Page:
President Joe Biden will visit Tulsa, Oklahoma today to commemorate one of the deadliest racial massacres in American history. A white mob burned “Black Wall Street” to the ground, killing and injuring hundreds of African Americans and displacing others from their homes.
Biden will offer remarks commemorating the 100th anniversary of the attack and speak with the three remaining survivors between the ages of 101 and 107.
Before the trip, the White House released a set of measures aimed at promoting racial equity. This includes a new inter-agency campaign to address housing discrimination and new directions to increase government contracting with small, minority-owned firms by $100 billion over the next five years.
In a proclamation issued Monday, Biden called on Americans “to commemorate the tremendous loss of life and security that occurred over those 2 days in 1921, to celebrate the bravery and resilience of those who survived and sought to rebuild their lives again, and commit together to eradicate systemic racism and help to rebuild communities and lives that have been destroyed by it.”
Biden will pledge to the last survivors of the massacre that the nation will never forget the incident, tracing a history of Black endurance and brutal racist retaliation.
The statement continued, “We honor the legacy of the Greenwood community and of Black Wall Street by reaffirming our commitment to advance racial justice through the whole of our government, and working to root out systemic racism from our laws, our policies, and our hearts.”
The Tulsa race massacre of May 31, 1921, remained virtually unnoticed by sitting US presidents for nearly a century, never prompting a visit to mourn those killed in the once-thriving Black enclave of Greenwood until now.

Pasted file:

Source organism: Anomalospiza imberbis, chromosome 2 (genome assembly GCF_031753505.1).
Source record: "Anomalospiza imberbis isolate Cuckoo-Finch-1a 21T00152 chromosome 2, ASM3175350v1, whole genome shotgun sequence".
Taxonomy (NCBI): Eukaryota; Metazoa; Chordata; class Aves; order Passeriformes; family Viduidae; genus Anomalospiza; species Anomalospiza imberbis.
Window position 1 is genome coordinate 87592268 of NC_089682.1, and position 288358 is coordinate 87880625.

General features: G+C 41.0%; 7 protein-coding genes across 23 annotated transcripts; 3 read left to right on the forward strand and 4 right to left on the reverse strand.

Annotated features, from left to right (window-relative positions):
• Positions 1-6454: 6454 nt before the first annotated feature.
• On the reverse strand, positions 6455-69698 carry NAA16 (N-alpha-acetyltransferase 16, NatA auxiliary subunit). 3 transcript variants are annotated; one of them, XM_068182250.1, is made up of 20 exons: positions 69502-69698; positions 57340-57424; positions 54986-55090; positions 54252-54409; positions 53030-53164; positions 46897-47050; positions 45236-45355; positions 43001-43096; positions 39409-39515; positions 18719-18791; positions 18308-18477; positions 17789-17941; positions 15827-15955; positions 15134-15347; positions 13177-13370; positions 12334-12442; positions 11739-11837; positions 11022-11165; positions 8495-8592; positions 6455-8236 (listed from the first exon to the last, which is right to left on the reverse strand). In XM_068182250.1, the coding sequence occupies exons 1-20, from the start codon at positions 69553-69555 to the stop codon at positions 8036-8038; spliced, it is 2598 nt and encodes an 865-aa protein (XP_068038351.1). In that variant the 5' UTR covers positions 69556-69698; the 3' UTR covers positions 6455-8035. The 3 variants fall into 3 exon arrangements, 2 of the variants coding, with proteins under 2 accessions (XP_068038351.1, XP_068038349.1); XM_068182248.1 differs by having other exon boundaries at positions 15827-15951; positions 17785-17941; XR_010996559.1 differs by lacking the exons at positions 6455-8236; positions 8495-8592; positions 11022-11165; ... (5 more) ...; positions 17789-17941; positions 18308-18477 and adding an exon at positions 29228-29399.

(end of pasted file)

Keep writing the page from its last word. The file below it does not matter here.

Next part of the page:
“This is very, very significant that the president of the United States is coming here,” said Scott Ellsworth, a professor at the University of Michigan and author of “Death in a Promised Land: The Tulsa Race Riot of 1921.” He said, “Everyone I’ve spoken to in the community has supported this.”
According to Ellsworth, a commander-in-chief addressing “the worst single incident of racial violence in American history,” is noteworthy for Biden’s visit’s focus on the centenary and larger efforts to reconcile with the country’s previous racial equality failures.
“The Black citizens of Tulsa were let down by their city government, by their state government, but they were also let down by the federal government in this massacre,” Ellsworth said. “There was never any sort of federal investigation despite the fact that over 1,000 Black homes and businesses were burned to the ground and more than 10,000 people were made homeless. The federal government never stepped in and tried to figure out what happened.”